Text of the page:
New tram boss Emmanuel Vivant loves ring of made-in-Hong Kong label
The "ding ding" sound may be an iconic feature of Hong Kong Island's streets, but the signature trams from which it emits are special in more ways than one - all these vehicles are manufactured on the city's shores.
And the new tram boss, Emmanuel Vivant, is proud of this fact. The French mechanical and civil engineer was promoted from general manager of Hongkong Tramways to managing director this month.
A modest factory at the tram depot in Sai Wan Ho produces 15 aluminium trams a year. It does not go as far as obtaining the raw materials locally, but every piece of a tram, big or small, is made in Hong Kong.
"I'm very proud of it," Vivant, 33, who has lived in the city for two years, said. "It's very unique and it's probably the last manufacturing facility standing on Hong Kong Island."
Other cities in Asia had even spoken of buying their trams, he said without elaborating.
The company has a fleet of 161 trams, of which 36 are of a new model introduced in 2010.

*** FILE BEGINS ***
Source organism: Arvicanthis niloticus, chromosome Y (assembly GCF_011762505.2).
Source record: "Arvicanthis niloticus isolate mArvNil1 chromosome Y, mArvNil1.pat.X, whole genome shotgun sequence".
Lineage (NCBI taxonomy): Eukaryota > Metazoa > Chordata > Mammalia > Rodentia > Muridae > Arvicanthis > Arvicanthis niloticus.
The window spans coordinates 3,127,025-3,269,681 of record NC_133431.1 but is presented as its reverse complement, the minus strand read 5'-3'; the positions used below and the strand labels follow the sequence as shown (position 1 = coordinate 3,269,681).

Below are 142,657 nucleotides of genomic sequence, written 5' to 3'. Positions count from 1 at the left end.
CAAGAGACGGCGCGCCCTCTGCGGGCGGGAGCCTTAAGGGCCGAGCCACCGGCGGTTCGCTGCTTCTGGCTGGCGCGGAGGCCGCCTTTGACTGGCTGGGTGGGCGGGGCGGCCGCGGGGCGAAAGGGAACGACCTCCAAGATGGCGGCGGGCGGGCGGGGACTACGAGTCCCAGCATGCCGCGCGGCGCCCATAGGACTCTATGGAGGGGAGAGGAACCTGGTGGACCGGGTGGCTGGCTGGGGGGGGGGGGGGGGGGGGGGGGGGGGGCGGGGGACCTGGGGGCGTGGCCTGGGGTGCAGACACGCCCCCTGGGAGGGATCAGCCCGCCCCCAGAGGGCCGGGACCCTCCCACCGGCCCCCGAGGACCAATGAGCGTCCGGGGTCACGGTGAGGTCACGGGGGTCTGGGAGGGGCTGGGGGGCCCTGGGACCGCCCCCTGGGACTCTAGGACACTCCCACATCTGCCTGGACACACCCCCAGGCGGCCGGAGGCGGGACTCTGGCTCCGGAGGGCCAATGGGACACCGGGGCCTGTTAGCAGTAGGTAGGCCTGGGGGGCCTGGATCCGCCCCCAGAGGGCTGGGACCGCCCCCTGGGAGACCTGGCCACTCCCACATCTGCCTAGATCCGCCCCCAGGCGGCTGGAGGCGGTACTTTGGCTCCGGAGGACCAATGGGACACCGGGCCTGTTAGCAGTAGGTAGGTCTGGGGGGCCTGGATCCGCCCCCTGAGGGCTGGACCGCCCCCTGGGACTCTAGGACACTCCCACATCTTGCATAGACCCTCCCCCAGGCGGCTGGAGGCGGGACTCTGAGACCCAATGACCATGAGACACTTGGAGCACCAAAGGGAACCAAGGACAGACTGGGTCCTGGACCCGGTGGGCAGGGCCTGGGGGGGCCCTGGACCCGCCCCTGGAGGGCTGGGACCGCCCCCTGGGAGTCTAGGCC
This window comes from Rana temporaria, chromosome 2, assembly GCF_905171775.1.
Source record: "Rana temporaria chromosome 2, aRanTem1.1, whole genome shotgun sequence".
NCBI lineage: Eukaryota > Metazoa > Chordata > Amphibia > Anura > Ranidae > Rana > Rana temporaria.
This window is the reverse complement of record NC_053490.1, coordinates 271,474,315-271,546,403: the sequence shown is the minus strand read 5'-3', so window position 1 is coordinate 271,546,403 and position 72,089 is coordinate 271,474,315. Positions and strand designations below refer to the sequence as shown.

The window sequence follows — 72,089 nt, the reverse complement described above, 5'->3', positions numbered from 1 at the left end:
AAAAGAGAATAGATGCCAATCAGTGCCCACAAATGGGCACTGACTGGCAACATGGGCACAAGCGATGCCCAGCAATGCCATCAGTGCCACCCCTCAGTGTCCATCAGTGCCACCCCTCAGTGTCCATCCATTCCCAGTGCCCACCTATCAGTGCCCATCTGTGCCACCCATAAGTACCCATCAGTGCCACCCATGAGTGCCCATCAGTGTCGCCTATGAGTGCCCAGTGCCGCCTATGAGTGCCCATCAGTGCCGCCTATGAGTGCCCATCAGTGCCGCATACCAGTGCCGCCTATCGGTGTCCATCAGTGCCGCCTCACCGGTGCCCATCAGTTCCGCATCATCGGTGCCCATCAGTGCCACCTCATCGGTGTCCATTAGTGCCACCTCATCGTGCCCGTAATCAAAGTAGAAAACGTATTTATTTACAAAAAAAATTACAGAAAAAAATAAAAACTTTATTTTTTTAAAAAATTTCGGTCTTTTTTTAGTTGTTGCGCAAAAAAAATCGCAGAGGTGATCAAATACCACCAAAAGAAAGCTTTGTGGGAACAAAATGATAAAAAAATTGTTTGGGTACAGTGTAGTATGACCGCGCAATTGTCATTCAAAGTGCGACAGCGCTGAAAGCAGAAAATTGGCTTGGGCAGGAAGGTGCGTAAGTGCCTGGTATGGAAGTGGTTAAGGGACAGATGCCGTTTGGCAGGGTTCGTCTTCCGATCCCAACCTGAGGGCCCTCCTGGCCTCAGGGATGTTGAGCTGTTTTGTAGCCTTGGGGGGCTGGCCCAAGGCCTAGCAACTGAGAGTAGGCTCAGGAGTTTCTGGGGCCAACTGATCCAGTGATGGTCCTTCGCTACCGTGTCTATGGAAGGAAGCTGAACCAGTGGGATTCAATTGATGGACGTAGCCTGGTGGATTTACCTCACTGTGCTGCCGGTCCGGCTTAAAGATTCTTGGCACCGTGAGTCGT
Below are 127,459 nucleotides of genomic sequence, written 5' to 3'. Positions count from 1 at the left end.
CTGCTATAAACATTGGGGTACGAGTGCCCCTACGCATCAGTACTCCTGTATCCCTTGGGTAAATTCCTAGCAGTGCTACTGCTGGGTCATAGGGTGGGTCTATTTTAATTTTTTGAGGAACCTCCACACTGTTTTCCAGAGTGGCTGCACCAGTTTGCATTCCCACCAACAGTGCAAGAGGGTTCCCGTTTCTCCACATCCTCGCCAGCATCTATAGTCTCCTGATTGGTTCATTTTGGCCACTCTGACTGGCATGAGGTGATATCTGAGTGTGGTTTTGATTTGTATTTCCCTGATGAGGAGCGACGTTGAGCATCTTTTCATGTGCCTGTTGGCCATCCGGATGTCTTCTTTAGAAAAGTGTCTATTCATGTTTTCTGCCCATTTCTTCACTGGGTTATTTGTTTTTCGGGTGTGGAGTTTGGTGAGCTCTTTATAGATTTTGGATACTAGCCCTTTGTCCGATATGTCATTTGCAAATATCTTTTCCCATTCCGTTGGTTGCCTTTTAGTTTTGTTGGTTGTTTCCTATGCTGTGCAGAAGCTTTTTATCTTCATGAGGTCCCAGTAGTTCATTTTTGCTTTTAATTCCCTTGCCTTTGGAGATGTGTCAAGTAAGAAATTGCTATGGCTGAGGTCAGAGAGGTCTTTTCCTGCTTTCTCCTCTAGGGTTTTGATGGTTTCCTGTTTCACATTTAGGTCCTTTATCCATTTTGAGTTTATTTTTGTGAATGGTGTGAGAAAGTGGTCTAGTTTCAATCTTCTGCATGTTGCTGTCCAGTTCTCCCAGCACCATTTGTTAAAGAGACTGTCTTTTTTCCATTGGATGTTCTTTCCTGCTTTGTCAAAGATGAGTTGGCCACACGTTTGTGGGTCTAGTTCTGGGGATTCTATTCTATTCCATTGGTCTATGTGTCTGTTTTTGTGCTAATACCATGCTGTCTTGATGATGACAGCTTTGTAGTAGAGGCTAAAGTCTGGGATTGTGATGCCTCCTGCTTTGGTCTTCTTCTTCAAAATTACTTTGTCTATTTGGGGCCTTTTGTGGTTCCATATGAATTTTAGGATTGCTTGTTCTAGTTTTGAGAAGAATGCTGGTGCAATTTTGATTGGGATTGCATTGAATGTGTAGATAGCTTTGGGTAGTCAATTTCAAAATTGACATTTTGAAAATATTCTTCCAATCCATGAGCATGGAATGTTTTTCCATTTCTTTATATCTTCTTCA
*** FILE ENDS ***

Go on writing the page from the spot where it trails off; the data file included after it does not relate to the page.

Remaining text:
Ageing trams were renovated. "We will always retain part of the older trams because we think they belong to [the city's] history," he said.
Vivant, who lives in Wan Chai, is a passenger himself. He does not take the tram to work at Sai Wan Ho as he wants "to be in the office as early as possible", but he does so on the way home and on weekends.
Patronage had dropped from a daily 230,000 five years ago to 200,000, Vivant noted. His focus was to provide better services, such as a panel indicating arrival times that the company has been testing at the Whitty Street depot for two months.
"We have to manage contradictory objectives. The public as a whole wants us to preserve the icon, and we are committed to doing it. But our day-to-day passengers want services that are comfortable, reliable and quick."